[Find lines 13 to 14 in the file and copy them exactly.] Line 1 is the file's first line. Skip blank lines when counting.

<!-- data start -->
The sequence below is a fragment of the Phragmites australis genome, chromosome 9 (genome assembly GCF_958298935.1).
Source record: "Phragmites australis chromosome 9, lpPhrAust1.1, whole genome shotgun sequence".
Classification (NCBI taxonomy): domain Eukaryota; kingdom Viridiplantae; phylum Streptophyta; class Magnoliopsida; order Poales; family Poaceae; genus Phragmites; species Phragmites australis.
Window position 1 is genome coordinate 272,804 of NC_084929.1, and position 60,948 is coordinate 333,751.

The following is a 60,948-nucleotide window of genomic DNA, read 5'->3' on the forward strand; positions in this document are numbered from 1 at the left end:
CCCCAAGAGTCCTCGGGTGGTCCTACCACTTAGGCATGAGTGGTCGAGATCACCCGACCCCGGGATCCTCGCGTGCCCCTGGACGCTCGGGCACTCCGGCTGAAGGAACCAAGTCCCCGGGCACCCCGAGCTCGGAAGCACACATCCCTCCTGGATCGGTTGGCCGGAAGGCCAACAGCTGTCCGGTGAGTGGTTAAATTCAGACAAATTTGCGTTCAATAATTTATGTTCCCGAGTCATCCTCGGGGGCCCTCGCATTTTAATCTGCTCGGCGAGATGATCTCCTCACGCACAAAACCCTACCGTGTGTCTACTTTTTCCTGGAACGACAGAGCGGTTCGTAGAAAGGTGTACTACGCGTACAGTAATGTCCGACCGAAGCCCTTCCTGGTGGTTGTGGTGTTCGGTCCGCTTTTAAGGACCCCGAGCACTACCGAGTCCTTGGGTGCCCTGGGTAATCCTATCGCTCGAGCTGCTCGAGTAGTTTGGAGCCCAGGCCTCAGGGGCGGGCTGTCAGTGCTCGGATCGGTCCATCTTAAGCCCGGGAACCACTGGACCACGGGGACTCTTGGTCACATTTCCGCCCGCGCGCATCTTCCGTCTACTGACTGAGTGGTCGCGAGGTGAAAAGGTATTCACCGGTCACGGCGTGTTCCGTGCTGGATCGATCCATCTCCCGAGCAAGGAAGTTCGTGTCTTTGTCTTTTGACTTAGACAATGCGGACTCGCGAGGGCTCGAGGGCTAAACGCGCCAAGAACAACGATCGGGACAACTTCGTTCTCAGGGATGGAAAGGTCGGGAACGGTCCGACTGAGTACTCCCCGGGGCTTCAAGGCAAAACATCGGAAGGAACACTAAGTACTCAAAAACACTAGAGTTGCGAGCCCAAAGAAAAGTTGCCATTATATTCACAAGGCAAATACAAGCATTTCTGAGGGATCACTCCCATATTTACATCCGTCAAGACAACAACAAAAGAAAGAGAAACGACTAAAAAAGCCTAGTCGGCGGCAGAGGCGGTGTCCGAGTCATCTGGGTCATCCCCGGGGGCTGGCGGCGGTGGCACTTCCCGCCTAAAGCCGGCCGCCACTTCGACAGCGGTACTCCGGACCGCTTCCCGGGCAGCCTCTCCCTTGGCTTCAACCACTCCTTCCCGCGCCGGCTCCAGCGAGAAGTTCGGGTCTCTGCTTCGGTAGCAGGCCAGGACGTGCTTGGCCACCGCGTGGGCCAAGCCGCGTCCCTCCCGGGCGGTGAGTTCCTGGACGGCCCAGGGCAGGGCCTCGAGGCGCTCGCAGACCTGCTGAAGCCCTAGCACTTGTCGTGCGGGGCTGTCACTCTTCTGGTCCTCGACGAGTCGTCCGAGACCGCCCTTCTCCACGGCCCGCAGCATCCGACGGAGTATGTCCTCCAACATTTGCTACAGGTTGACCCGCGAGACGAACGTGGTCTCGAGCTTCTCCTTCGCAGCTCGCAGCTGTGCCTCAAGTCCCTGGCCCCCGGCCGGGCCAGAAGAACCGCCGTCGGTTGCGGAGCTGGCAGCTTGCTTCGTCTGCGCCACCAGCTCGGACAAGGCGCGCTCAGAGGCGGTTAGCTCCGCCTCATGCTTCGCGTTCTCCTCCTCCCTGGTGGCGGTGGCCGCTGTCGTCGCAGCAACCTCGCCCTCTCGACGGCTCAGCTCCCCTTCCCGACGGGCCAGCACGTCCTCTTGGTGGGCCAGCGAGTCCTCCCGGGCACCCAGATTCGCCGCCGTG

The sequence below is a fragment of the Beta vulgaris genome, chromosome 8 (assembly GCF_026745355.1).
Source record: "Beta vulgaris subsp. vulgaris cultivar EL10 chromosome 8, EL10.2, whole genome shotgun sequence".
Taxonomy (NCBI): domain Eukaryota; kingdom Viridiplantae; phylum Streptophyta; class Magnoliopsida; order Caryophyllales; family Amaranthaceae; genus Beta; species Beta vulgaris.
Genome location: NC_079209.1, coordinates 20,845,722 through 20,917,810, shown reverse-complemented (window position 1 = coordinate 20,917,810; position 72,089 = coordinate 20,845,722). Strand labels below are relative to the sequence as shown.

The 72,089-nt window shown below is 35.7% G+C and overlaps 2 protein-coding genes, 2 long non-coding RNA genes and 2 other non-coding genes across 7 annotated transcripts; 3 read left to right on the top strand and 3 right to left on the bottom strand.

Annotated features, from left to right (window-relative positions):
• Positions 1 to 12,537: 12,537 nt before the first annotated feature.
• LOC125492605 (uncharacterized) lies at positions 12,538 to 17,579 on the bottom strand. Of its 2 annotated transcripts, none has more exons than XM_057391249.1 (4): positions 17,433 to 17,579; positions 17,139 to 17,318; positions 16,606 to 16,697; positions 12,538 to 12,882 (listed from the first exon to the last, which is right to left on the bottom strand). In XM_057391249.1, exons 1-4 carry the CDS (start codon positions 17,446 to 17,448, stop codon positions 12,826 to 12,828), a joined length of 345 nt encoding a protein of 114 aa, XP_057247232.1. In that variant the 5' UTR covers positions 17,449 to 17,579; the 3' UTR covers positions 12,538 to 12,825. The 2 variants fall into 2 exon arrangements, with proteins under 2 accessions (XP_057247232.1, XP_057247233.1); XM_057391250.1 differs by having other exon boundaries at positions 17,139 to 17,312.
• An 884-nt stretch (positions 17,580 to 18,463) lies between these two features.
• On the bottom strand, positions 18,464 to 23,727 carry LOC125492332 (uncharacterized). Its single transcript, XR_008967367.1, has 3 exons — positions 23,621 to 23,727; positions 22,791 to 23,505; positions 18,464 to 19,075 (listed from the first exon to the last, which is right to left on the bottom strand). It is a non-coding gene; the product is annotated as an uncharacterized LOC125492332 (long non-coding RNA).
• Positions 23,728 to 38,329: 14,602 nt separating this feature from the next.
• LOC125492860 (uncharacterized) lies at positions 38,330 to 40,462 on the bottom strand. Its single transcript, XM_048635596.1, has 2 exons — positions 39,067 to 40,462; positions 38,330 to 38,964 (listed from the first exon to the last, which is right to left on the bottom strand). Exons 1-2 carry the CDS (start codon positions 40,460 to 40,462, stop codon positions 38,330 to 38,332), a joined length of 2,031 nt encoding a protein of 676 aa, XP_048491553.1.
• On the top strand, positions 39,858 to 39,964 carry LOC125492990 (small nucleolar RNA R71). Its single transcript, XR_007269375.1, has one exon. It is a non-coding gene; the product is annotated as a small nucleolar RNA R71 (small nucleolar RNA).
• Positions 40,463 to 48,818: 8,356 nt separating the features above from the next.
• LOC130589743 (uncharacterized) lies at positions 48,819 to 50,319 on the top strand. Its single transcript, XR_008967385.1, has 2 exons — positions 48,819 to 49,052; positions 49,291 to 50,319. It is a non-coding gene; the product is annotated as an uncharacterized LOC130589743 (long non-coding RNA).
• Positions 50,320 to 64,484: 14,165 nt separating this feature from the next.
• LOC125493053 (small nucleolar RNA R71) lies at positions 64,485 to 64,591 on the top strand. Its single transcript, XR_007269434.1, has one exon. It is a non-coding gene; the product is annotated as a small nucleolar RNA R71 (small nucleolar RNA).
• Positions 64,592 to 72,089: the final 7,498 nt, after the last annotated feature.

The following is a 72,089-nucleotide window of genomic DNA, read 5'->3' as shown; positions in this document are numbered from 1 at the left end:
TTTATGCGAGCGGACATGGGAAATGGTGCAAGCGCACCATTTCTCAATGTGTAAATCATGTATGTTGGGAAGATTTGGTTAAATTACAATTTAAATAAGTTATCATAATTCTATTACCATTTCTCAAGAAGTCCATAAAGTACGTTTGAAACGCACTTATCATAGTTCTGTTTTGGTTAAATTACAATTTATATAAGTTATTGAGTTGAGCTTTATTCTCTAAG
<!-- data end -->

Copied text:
• Positions 1 to 12,537: 12,537 nt before the first annotated feature.
• LOC125492605 (uncharacterized) lies at positions 12,538 to 17,579 on the bottom strand. Of its 2 annotated transcripts, none has more exons than XM_057391249.1 (4): positions 17,433 to 17,579; positions 17,139 to 17,318; positions 16,606 to 16,697; positions 12,538 to 12,882 (listed from the first exon to the last, which is right to left on the bottom strand). In XM_057391249.1, exons 1-4 carry the CDS (start codon positions 17,446 to 17,448, stop codon positions 12,826 to 12,828), a joined length of 345 nt encoding a protein of 114 aa, XP_057247232.1. In that variant the 5' UTR covers positions 17,449 to 17,579; the 3' UTR covers positions 12,538 to 12,825. The 2 variants fall into 2 exon arrangements, with proteins under 2 accessions (XP_057247232.1, XP_057247233.1); XM_057391250.1 differs by having other exon boundaries at positions 17,139 to 17,312.